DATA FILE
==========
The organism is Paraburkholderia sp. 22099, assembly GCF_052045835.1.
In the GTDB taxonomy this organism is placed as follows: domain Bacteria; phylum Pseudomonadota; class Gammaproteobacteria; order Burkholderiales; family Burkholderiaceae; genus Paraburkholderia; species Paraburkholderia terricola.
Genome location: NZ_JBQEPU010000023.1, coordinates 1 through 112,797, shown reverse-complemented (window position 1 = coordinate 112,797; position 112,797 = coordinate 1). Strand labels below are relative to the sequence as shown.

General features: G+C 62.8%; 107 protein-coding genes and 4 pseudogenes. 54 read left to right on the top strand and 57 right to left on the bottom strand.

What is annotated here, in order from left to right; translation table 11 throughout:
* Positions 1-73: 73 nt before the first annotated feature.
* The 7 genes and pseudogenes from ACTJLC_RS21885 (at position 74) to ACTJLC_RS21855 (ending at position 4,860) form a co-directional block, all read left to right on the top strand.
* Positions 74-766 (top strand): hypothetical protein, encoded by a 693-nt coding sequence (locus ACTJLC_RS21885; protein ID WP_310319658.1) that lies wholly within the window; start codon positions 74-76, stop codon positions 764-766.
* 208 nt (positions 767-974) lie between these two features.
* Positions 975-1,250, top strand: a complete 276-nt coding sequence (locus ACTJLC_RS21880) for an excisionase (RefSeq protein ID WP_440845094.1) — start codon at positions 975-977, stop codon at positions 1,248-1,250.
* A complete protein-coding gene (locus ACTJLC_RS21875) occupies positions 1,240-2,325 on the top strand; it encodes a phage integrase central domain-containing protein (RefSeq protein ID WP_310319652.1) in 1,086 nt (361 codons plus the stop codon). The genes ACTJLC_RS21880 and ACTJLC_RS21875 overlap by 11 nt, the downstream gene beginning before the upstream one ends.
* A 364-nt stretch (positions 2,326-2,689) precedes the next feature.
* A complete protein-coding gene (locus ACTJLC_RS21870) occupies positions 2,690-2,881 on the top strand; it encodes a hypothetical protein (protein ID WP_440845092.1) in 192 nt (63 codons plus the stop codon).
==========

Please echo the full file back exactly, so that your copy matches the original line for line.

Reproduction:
The organism is Paraburkholderia sp. 22099, assembly GCF_052045835.1.
In the GTDB taxonomy this organism is placed as follows: domain Bacteria; phylum Pseudomonadota; class Gammaproteobacteria; order Burkholderiales; family Burkholderiaceae; genus Paraburkholderia; species Paraburkholderia terricola.
Genome location: NZ_JBQEPU010000023.1, coordinates 1 through 112,797, shown reverse-complemented (window position 1 = coordinate 112,797; position 112,797 = coordinate 1). Strand labels below are relative to the sequence as shown.

General features: G+C 62.8%; 107 protein-coding genes and 4 pseudogenes. 54 read left to right on the top strand and 57 right to left on the bottom strand.

What is annotated here, in order from left to right; translation table 11 throughout:
* Positions 1-73: 73 nt before the first annotated feature.
* The 7 genes and pseudogenes from ACTJLC_RS21885 (at position 74) to ACTJLC_RS21855 (ending at position 4,860) form a co-directional block, all read left to right on the top strand.
* Positions 74-766 (top strand): hypothetical protein, encoded by a 693-nt coding sequence (locus ACTJLC_RS21885; protein ID WP_310319658.1) that lies wholly within the window; start codon positions 74-76, stop codon positions 764-766.
* 208 nt (positions 767-974) lie between these two features.
* Positions 975-1,250, top strand: a complete 276-nt coding sequence (locus ACTJLC_RS21880) for an excisionase (RefSeq protein ID WP_440845094.1) — start codon at positions 975-977, stop codon at positions 1,248-1,250.
* A complete protein-coding gene (locus ACTJLC_RS21875) occupies positions 1,240-2,325 on the top strand; it encodes a phage integrase central domain-containing protein (RefSeq protein ID WP_310319652.1) in 1,086 nt (361 codons plus the stop codon). The genes ACTJLC_RS21880 and ACTJLC_RS21875 overlap by 11 nt, the downstream gene beginning before the upstream one ends.
* A 364-nt stretch (positions 2,326-2,689) precedes the next feature.
* A complete protein-coding gene (locus ACTJLC_RS21870) occupies positions 2,690-2,881 on the top strand; it encodes a hypothetical protein (protein ID WP_440845092.1) in 192 nt (63 codons plus the stop codon).